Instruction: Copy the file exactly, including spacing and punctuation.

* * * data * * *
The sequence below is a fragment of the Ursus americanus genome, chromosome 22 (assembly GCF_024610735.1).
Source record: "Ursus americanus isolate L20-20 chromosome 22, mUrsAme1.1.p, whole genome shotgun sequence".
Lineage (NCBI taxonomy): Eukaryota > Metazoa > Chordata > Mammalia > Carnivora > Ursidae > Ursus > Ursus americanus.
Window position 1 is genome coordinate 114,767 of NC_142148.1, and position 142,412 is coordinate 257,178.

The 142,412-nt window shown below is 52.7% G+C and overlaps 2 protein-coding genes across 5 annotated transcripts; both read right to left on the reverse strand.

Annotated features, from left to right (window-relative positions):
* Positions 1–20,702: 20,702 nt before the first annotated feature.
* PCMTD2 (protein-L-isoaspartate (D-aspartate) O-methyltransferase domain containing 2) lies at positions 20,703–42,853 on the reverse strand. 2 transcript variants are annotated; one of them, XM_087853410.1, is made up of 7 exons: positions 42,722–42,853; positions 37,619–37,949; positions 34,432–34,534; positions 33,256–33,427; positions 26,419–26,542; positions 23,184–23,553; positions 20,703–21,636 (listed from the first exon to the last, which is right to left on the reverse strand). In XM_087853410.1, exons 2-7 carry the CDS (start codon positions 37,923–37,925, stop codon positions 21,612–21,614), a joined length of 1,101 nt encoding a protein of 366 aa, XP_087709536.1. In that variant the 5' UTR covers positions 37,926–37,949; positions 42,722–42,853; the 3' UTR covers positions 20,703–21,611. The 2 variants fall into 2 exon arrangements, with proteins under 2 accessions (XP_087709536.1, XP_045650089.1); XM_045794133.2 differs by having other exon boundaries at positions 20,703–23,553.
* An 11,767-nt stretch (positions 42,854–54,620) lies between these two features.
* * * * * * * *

The sequence below is a fragment of the Ursus americanus genome, chromosome 22 (assembly GCF_024610735.1).
Source record: "Ursus americanus isolate L20-20 chromosome 22, mUrsAme1.1.p, whole genome shotgun sequence".
Lineage (NCBI taxonomy): Eukaryota > Metazoa > Chordata > Mammalia > Carnivora > Ursidae > Ursus > Ursus americanus.
Window position 1 is genome coordinate 114,767 of NC_142148.1, and position 142,412 is coordinate 257,178.

The 142,412-nt window shown below is 52.7% G+C and overlaps 2 protein-coding genes across 5 annotated transcripts; both read right to left on the reverse strand.

Annotated features, from left to right (window-relative positions):
* Positions 1–20,702: 20,702 nt before the first annotated feature.
* PCMTD2 (protein-L-isoaspartate (D-aspartate) O-methyltransferase domain containing 2) lies at positions 20,703–42,853 on the reverse strand. 2 transcript variants are annotated; one of them, XM_087853410.1, is made up of 7 exons: positions 42,722–42,853; positions 37,619–37,949; positions 34,432–34,534; positions 33,256–33,427; positions 26,419–26,542; positions 23,184–23,553; positions 20,703–21,636 (listed from the first exon to the last, which is right to left on the reverse strand). In XM_087853410.1, exons 2-7 carry the CDS (start codon positions 37,923–37,925, stop codon positions 21,612–21,614), a joined length of 1,101 nt encoding a protein of 366 aa, XP_087709536.1. In that variant the 5' UTR covers positions 37,926–37,949; positions 42,722–42,853; the 3' UTR covers positions 20,703–21,611. The 2 variants fall into 2 exon arrangements, with proteins under 2 accessions (XP_087709536.1, XP_045650089.1); XM_045794133.2 differs by having other exon boundaries at positions 20,703–23,553.
* An 11,767-nt stretch (positions 42,854–54,620) lies between these two features.